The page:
It doesn’t take much to prepare for diabetes travel – just take your supplies and pack them well. That means calculating the insulin, testing supplies, needles, and whatever other medications and/or supplies you’ll need to get you through your scheduled time in Albania, and doubling it. Split everything into two halves and put them in separate pieces of luggage. (A big bag, generally left back in the hotel, and a day pack you always carry would be ideal.) Hotels and guesthouses will often have refrigerators in your room or in the lobby to keep your insulin cool  if you need it. Preparation also includes making sure you always have low blood sugar snacks on you at all times (see below).
  2. Attitude.
    This is by far the most important aspect to traveling to Albania with diabetes, and is probably the number one thing that keeps some ‘betics from traveling at all. The accurate and helpful attitude to have when traveling is this: Nothing bad will happen to you in Albania. Memorize it and internalize it. Emergencies are obviously possible, but don’t inflate their likelihood. Watch your blood sugar, do and eat what you want, and you’ll be fine even if your BG isn’t perfect all the time. Nothing bad will happen to you and your diabetes in Albania!

jeremy-lantus-pen-in-mouth-shkoder-albania

Food and insulin in Albania

Albanian food has influences from Greece and Italy as well as the other areas of the Balkan Peninsula. This means that seafood and bread and meat and potatoes are common. The realities of travel also mean that you’ll sometimes have to eat whatever you can find – especially if you’re on a budget and/or in a smaller town.

Some of the foods you’ll come across in Albania can include:

fried-fish-on-fork-tirana-albania

Burek, yogurt, baklava, and soda. A real international meal.

Burek, yogurt, baklava, and soda. A real international meal.

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Cookie soaked in honey at an Albanian café – enough Humalog can handle even this.

Cookie soaked in honey at an Albanian café – enough Humalog can handle even this.

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Pizza place with its own laundry machine in Albania.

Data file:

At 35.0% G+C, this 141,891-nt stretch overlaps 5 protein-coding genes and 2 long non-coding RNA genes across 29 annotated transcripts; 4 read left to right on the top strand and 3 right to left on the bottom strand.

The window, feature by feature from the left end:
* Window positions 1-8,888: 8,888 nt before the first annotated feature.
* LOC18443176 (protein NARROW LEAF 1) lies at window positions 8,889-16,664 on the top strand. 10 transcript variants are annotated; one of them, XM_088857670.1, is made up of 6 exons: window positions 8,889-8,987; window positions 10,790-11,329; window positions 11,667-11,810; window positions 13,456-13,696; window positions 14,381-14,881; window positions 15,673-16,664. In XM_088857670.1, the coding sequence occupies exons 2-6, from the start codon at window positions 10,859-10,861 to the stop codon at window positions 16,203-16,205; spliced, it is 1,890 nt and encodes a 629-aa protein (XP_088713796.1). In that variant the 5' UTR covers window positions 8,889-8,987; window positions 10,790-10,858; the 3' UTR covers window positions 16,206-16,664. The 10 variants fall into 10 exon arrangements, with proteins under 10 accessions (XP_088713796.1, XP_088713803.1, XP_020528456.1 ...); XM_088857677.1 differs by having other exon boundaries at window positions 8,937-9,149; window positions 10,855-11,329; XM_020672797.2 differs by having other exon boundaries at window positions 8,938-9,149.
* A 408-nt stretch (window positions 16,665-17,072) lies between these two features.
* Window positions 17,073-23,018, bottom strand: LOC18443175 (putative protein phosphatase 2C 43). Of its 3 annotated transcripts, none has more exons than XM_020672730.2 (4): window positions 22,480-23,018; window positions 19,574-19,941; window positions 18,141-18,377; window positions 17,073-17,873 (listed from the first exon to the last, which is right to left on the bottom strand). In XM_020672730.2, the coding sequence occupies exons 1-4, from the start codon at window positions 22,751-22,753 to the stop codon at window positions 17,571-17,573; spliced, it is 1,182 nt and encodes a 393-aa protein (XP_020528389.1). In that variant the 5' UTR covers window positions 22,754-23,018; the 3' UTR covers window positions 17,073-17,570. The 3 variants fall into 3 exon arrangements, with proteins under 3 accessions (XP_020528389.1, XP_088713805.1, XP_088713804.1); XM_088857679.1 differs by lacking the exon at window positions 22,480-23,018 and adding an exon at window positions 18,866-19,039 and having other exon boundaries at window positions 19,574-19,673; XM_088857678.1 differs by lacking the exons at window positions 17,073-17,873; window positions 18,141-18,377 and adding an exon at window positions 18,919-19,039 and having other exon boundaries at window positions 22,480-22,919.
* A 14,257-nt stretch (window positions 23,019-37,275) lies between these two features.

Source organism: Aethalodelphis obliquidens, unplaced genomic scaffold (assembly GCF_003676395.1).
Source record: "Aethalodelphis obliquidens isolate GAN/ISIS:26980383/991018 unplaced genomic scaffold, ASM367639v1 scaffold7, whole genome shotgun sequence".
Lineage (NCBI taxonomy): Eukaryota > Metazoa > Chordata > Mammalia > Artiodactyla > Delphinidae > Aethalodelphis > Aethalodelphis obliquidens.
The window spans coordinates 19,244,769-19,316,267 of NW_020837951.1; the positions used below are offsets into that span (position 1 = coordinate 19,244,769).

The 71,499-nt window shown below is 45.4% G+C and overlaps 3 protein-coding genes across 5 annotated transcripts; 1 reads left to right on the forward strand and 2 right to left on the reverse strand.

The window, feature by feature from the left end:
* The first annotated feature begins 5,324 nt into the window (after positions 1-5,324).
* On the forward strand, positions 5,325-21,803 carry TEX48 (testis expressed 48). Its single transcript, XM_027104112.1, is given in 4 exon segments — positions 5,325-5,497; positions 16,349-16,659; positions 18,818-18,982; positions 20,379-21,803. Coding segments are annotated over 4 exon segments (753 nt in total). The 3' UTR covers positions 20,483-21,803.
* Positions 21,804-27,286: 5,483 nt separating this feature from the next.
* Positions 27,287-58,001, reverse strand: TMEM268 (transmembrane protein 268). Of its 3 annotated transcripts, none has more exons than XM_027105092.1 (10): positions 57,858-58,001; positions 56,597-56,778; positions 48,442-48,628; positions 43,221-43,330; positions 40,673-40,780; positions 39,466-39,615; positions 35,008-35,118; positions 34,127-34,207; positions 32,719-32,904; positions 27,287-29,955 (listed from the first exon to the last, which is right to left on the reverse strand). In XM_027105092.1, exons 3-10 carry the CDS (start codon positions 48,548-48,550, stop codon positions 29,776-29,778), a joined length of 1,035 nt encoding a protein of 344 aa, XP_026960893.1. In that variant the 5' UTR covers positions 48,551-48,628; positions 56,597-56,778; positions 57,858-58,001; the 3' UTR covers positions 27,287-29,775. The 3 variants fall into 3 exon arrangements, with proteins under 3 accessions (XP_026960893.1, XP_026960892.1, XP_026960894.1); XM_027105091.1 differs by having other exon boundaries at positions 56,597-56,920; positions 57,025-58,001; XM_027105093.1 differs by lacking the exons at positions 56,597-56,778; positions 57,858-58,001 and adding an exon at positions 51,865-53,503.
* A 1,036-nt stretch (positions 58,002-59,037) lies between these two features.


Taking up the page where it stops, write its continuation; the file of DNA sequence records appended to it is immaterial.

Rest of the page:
Pizza place with its own laundry machine in Albania.

Low blood sugar snack – and a beer, just for fun.

Low blood sugar snack – and a beer, just for fun.

Transportation and Albania with diabetes

You’ll find yourself on highway buses or minibuses, or maybe even in a long-distance taxi, while moving around Albania. There will almost certainly be no snack or drink services on board. You should bring whatever you think you’ll need with you, and don’t count on stopping somewhere.

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Of course, buses do stop at places where there is a shop, but it can be hard to know when this will happen. Always try to buy something before a long trip – lunch or dinner, of course, but definitely low blood sugar snacks.

Taking insulin in public in Albania

If your insulin delivery system allows for it – i.e., if you use pens or even syringes and inject in an accessible spot on your body – you can probably shoot up at your restaurant table or in your bus seat. If it’s hard to do so discreetly, I’d recommend you go do it in the bathroom of a restaurant, or (on a bus) turn and hide your activities as much as you can. People may not want to see such a thing!

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Incidentally, I use pens and my legs, and in Albania I always injected through my travel pants in public. I could do so under the table, or on a bus by contorting a shoulder. You’re not “supposed” to plunge a needle through your clothes but many do – a doctor even once told me there shouldn’t be any problem doing so.